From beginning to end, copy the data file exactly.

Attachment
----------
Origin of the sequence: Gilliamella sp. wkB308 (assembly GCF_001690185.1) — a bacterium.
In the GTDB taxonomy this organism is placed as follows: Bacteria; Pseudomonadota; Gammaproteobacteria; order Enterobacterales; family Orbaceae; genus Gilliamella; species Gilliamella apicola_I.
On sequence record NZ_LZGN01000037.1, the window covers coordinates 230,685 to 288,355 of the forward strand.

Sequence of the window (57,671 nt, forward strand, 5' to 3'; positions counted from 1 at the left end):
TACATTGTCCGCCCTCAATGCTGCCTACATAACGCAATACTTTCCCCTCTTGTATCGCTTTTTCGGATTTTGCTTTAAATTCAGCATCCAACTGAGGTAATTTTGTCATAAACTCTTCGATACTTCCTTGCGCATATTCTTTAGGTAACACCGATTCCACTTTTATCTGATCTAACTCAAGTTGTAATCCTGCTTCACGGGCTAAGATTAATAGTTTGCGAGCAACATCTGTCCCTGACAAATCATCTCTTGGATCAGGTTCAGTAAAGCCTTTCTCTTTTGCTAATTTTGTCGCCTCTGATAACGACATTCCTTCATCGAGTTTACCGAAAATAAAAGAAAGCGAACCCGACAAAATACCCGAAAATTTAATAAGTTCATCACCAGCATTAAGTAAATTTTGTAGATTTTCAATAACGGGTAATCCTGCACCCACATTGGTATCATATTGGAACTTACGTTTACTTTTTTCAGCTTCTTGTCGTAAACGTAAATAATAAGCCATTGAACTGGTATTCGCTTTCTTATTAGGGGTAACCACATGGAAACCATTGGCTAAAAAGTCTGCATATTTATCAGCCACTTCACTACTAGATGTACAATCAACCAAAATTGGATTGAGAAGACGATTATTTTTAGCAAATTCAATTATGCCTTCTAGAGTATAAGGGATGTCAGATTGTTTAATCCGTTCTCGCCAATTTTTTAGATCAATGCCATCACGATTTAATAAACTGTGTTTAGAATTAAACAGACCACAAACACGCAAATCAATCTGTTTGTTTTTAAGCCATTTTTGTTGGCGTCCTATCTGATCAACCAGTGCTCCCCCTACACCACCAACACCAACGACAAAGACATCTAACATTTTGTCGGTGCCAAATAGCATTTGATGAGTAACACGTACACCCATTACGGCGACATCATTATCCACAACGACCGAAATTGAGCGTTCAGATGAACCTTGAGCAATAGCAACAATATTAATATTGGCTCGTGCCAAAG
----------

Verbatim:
Origin of the sequence: Gilliamella sp. wkB308 (assembly GCF_001690185.1) — a bacterium.
In the GTDB taxonomy this organism is placed as follows: Bacteria; Pseudomonadota; Gammaproteobacteria; order Enterobacterales; family Orbaceae; genus Gilliamella; species Gilliamella apicola_I.
On sequence record NZ_LZGN01000037.1, the window covers coordinates 230,685 to 288,355 of the forward strand.

Sequence of the window (57,671 nt, forward strand, 5' to 3'; positions counted from 1 at the left end):
TACATTGTCCGCCCTCAATGCTGCCTACATAACGCAATACTTTCCCCTCTTGTATCGCTTTTTCGGATTTTGCTTTAAATTCAGCATCCAACTGAGGTAATTTTGTCATAAACTCTTCGATACTTCCTTGCGCATATTCTTTAGGTAACACCGATTCCACTTTTATCTGATCTAACTCAAGTTGTAATCCTGCTTCACGGGCTAAGATTAATAGTTTGCGAGCAACATCTGTCCCTGACAAATCATCTCTTGGATCAGGTTCAGTAAAGCCTTTCTCTTTTGCTAATTTTGTCGCCTCTGATAACGACATTCCTTCATCGAGTTTACCGAAAATAAAAGAAAGCGAACCCGACAAAATACCCGAAAATTTAATAAGTTCATCACCAGCATTAAGTAAATTTTGTAGATTTTCAATAACGGGTAATCCTGCACCCACATTGGTATCATATTGGAACTTACGTTTACTTTTTTCAGCTTCTTGTCGTAAACGTAAATAATAAGCCATTGAACTGGTATTCGCTTTCTTATTAGGGGTAACCACATGGAAACCATTGGCTAAAAAGTCTGCATATTTATCAGCCACTTCACTACTAGATGTACAATCAACCAAAATTGGATTGAGAAGACGATTATTTTTAGCAAATTCAATTATGCCTTCTAGAGTATAAGGGATGTCAGATTGTTTAATCCGTTCTCGCCAATTTTTTAGATCAATGCCATCACGATTTAATAAACTGTGTTTAGAATTAAACAGACCACAAACACGCAAATCAATCTGTTTGTTTTTAAGCCATTTTTGTTGGCGTCCTATCTGATCAACCAGTGCTCCCCCTACACCACCAACACCAACGACAAAGACATCTAACATTTTGTCGGTGCCAAATAGCATTTGATGAGTAACACGTACACCCATTACGGCGACATCATTATCCACAACGACCGAAATTGAGCGTTCAGATGAACCTTGAGCAATAGCAACAATATTAATATTGGCTCGTGCCAAAG